According to the Nigeria Extractive Industries Transparency Initiative (NEITI) the country requires an estimated $20 billion per year to revamp its gas infrastructure. NEITI Executive Secretary Ogbonnaya Orji revealed this at a policy conversation on Nigeria Decade of Gas initiative hosted by the African Initiative for Transparency, Accountability, and Responsible Leadership (Afrital), on Monday in Abuja. In 2020, the government announced the National Gas Expansion Programme (NGEP) to promote the widespread adoption of natural gas as a cleaner, more cost-effective energy source suitable for homes and industrial use.
Orji said Nigeria has over 200 trillion cubic feet (TCF) of gas reserves, making it the largest in Africa and the ninth-largest in the world, as per NEITI statistics. He elaborated on how NEITI stance lines up with the terms of the Petroleum Industry Act of 2021. Therefore, he advocated for the swift adoption of a national gas utilization policy that defines the distinct responsibilities of the industry, government, and investors. He remarked that this would unleash market-driven possibilities that would transform the gas ambitions into long-term economic growth. There must be significant and well-planned investments in the policy’s infrastructure for it to be effective.
NEITI suggested the government create a thorough gas policy.
Connectivity between upstream facilities, downstream processing, power plants, and other end users is an integral part to be considered. Due to the declining fossil fuel investment scenery, a new concept analysis indicating the government’s strategy for deploying gas infrastructure across the value chain is necessary. In addition, he stressed the importance of prioritizing the projects considering limited international funding and competing energy transition and development goals. Moreover, NEITI suggested that the government create a thorough gas policy, outlining the responsibilities of both government agencies and private companies, as well as setting regular standards to measure periodic performance.
He urged the government to give a direct independent evaluation of the risks linked with gas expansion to help mitigate negative effects, maximize positive ones, phase out oil and gas assets, and prepare for a post-oil and gas future. Furthermore, the government must create an industry-specific connection between the integrated gas policy and Nigeria energy transition policies, as well as an action plan built on a strong oversight and assessment framework to keep tabs on the policy’s progress. In addition, it has to implement an open, competitive, and transparent gas flare commercialization programme to put an end to gas flaring in the private sector.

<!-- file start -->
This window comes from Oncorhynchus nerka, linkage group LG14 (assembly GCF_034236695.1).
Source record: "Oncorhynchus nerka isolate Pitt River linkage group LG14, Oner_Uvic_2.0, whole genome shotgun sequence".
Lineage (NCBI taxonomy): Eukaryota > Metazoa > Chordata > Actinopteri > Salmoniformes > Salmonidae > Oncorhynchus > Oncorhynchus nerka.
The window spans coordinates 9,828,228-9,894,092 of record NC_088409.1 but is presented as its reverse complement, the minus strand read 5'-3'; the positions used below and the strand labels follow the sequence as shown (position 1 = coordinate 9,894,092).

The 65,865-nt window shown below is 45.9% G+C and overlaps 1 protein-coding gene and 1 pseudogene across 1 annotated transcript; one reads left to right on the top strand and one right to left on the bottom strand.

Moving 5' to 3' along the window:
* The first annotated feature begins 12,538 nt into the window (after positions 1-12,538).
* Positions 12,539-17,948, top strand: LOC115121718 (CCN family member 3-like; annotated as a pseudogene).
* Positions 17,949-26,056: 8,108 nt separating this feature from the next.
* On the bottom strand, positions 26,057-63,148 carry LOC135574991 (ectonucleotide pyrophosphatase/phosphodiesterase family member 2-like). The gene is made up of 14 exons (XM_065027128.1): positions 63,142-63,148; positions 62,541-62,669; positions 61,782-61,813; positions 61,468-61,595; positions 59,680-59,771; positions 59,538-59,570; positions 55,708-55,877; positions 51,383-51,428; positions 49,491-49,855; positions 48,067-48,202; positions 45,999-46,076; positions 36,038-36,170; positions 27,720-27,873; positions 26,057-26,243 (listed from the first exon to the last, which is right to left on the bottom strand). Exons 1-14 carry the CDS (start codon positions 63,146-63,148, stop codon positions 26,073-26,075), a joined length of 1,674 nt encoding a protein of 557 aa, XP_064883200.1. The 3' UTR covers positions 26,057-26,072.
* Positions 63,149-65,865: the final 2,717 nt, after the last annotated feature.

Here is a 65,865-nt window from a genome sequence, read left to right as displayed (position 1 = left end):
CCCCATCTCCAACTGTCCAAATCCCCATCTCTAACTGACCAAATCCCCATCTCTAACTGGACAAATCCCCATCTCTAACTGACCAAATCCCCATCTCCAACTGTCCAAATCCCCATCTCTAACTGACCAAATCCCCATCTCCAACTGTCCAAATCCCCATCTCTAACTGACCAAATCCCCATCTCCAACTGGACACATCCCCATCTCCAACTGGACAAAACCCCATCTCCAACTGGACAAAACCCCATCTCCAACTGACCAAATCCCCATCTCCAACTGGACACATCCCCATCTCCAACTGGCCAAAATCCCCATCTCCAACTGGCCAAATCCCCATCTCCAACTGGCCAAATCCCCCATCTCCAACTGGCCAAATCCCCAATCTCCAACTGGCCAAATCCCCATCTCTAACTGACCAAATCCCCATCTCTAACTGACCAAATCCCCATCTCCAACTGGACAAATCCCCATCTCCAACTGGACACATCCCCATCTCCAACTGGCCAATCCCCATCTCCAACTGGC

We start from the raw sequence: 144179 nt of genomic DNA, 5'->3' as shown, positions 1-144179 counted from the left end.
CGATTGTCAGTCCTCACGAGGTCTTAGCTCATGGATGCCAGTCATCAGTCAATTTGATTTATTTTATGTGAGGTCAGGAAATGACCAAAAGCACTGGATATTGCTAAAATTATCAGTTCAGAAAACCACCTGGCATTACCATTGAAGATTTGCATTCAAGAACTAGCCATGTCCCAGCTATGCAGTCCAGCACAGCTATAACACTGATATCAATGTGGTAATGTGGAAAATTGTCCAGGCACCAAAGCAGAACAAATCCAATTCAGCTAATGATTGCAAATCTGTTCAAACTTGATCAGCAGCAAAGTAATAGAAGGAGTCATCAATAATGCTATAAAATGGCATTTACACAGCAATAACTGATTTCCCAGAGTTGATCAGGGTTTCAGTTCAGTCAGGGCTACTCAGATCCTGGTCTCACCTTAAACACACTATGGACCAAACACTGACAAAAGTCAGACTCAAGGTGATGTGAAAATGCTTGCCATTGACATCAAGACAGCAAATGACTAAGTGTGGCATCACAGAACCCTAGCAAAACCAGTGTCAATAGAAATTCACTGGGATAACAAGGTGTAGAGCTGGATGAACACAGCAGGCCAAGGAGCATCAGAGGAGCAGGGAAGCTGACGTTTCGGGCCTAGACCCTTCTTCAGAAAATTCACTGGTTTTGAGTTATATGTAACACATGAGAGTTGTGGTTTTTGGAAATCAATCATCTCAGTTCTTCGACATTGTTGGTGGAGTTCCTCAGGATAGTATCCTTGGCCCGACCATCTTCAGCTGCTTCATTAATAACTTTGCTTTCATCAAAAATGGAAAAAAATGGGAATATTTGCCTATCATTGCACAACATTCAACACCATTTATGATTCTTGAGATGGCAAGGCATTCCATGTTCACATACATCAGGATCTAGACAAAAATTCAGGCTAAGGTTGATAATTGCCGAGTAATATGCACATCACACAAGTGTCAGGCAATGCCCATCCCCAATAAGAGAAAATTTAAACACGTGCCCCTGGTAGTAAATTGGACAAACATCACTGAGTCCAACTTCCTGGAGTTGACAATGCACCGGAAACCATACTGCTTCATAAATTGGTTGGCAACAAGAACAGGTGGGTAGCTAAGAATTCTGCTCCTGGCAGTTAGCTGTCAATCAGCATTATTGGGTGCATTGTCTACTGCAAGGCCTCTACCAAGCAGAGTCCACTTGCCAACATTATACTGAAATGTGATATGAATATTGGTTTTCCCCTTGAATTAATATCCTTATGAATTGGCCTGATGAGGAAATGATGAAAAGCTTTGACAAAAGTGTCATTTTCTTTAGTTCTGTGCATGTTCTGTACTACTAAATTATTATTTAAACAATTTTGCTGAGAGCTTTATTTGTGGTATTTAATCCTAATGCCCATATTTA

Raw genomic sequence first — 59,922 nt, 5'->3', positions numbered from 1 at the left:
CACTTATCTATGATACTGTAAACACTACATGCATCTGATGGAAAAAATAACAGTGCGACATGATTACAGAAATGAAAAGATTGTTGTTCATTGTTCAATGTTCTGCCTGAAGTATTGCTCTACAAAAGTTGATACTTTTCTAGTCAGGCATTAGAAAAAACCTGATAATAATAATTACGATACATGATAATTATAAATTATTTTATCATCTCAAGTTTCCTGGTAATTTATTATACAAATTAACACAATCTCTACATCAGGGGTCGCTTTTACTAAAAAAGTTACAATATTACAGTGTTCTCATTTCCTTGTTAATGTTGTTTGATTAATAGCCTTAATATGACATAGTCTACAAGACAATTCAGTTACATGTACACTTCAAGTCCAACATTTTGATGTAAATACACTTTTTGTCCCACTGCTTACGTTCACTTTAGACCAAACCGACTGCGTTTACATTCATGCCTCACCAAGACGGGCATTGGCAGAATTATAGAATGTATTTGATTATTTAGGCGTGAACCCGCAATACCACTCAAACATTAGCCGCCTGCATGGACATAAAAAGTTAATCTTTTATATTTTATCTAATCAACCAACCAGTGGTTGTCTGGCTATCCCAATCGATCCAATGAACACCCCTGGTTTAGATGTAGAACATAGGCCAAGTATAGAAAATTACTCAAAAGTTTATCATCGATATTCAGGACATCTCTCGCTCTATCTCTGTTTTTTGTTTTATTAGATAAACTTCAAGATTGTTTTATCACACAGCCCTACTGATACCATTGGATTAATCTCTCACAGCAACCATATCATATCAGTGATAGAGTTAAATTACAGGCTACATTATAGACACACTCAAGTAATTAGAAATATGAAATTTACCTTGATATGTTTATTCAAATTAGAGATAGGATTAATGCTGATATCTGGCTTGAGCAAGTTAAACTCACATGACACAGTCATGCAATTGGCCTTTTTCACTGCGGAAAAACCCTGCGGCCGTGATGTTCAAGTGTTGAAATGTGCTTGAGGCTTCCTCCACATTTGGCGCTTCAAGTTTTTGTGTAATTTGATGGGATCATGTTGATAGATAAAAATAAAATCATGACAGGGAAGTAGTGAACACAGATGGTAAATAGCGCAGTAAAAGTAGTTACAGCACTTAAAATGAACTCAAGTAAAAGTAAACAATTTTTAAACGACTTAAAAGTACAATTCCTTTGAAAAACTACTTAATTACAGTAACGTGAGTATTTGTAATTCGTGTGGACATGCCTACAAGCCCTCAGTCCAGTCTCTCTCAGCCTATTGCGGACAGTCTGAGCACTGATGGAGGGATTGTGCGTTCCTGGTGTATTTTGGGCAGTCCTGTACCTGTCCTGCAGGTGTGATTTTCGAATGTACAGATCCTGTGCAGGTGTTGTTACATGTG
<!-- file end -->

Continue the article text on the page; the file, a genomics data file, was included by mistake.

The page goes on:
$1 trillion needed to reach the zero-emissions goals by 2060.
Louis Ogbeifun, executive director of Afrital emphasized that several nations are moving away from using fossil fuels. He said in the near future, the country would need to grow its crude oil output above the existing level in order to have the resources to diversify and invest in other alternative sources. Ogbeifun stated that even in the medium and long-term period, the cleaner-burning natural gas that Nigeria posses in abundance is still categorized under fossil fuel. With this, he concluded that it is unrealistic to expect Nigeria to wean itself off fossil fuels anytime soon.
Utilizing gas as a sustainable energy alternative is a high-priority for Nigeria which requires significant investment. Ogbeifun estimates that Nigeria will need more than $1 trillion to reach its zero-emissions goals by 2060. Ogbeifun explained that the federal government is facing a lot of problems, the Naira depreciation against the US dollar, international funding drying up, and the expulsion of foreign interests from some parts of the continent are all causes for concern when it comes to funding the gas project efficiently and effectively. He also mentioned concerns with forex, financial availability by acreage owners and local investors, and the need to put an end to gas flares.
The country has become rich but yet a poor one.
Ogbeifun explained that Nigeria has exported minerals for years to make dollars to spend on consumption rather than saving, reinvesting in income, or generating jobs while also trading its raw resources for finished products. Yet, the country anticipates a different outcome in terms of foreign reserves, development, and economic prosperity. This pattern has led to the demise of numerous businesses, boosted employment in other countries while increasing unemployment and poverty in Nigeria. The comparisons highlight the paradox of being a rich country with enormous resources but yet, a poor country whose citizens lack access to essential well-fare benefits.